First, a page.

On Friday, integrated poultry producer Pilgrim’s Pride (PPC) publicized its offer to acquire smaller rival Gold Kist (GKIS) for $20 per share. The offer values Gold Kist at roughly $1.16 billion including the assumption of $144 million in debt. The $20 a share cash offer represented a nearly 55% premium over Friday’s closing price of $12.93.
Since the offer was made public, the market price of Gold Kist’s shares has risen to $19.88.
On Friday, Pilgrim’s Pride put out a press release that included the text of a letter delivered to Gold Kist’s board (that same day). In the release, Pilgrim’s Pride claimed it has “substantial current liquidity” and that its financial advisors have given the company “further assurances” that Pilgrim’s Pride has the ability to finance the transaction.
The release also suggested the transaction would be accretive to EPS in the first full year following the merger; the combined company would enjoy approximately $50 million in anticipated synergies. During 2005, Gold Kist had sales of over $2.3 billion while incurring Selling, General, and Administrative costs (SG&A;) of just $112.2 million. So, these anticipated synergies would likely come from the cost of goods sold line. Pilgrim’s Pride suggested as much in the release by stating such synergies were “expected to come primarily from the optimization of production and distribution facilities and cost savings in purchasing, production, logistics, and SG&A;”.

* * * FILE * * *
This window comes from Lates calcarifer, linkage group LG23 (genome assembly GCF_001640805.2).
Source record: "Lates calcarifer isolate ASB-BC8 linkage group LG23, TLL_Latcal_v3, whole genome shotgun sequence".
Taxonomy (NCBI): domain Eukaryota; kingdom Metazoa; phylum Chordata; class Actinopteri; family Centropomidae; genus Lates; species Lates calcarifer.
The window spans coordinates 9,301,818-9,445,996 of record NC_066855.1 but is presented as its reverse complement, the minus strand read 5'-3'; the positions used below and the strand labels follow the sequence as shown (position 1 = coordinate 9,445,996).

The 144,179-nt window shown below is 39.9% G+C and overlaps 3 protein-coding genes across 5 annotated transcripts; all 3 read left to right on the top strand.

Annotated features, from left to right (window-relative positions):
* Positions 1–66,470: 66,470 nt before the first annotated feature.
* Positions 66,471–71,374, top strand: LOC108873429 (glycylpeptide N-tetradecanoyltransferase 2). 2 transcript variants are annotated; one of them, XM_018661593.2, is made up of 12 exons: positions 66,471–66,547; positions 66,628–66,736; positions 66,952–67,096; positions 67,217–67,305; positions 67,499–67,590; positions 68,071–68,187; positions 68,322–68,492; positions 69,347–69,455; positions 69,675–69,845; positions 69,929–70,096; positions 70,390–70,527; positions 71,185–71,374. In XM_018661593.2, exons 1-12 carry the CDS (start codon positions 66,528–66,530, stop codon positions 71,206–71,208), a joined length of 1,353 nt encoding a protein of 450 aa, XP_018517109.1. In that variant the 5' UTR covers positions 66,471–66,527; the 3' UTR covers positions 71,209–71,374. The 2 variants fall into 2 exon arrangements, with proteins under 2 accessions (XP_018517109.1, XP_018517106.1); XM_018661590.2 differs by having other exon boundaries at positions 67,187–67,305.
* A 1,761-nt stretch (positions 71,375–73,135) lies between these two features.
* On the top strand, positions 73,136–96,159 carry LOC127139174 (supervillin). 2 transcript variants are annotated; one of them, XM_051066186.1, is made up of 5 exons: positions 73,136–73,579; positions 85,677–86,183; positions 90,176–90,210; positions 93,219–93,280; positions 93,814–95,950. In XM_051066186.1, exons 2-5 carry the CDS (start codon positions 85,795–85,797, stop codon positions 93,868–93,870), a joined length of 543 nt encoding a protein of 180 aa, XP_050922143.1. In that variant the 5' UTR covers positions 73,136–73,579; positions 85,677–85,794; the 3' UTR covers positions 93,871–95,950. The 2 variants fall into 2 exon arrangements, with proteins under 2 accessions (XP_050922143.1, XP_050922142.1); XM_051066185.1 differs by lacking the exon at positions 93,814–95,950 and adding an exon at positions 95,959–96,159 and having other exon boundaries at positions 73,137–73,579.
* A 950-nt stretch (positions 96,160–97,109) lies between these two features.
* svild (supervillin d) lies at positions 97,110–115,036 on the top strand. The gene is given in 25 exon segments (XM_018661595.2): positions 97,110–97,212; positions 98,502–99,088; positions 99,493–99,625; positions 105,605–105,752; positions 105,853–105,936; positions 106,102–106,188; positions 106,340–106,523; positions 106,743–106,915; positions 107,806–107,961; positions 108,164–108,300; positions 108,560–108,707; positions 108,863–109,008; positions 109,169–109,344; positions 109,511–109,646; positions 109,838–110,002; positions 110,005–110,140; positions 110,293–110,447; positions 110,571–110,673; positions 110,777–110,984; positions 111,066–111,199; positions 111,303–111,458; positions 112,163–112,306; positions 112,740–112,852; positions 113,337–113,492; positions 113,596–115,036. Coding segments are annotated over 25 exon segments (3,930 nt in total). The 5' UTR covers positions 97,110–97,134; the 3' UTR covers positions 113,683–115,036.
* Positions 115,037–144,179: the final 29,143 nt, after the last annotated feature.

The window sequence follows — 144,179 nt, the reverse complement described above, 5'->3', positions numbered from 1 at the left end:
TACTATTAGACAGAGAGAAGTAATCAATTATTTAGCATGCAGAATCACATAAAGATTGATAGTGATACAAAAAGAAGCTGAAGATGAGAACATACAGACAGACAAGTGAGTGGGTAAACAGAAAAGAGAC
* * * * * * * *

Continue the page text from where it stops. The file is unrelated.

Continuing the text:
A Fair Price?
The letter to Gold Kist’s board is generally unremarkable, being full of the usual platitudes such as “value creation for our respective shareholders, employees, business partners and other constituencies”. Considering the price at which Gold Kist currently trades, the limited expected synergies, and the fact that the current proposal is for an all cash deal, it seems far more likely Pilgrim’s Pride is looking to create value for its shareholders by capturing the wide spread between the market price of Gold Kist and the company’s value to a 100% owner.
Pilgrim’s Pride shouldn’t be faulted for trying to exploit such an opportunity. However, investors shouldn’t view the deal as a value creating combination when it is clearly an opportunistic attempt to buy something for less than its worth.
The letter did state that Pilgrim’s Pride is “willing to discuss alternative forms of consideration, including a mix of cash and Pilgrim’s Pride common stock”. We’ll see what this means in the days ahead.
I suspect it means some small amount of stock as a sweetener rather than a radically different mix of cash and stock. The reason for this is obvious. Shares of Pilgrim’s Pride are probably worth a lot more than their quoted price; so, a deal consisting of a large amount of stock in place of cash would actually be a big step up in the true amount of economic consideration given in exchange for Gold Kist’s operations.
Now, some may argue that this deal is aimed in large part at capturing synergies rather than exploiting a difference between the price and …Read more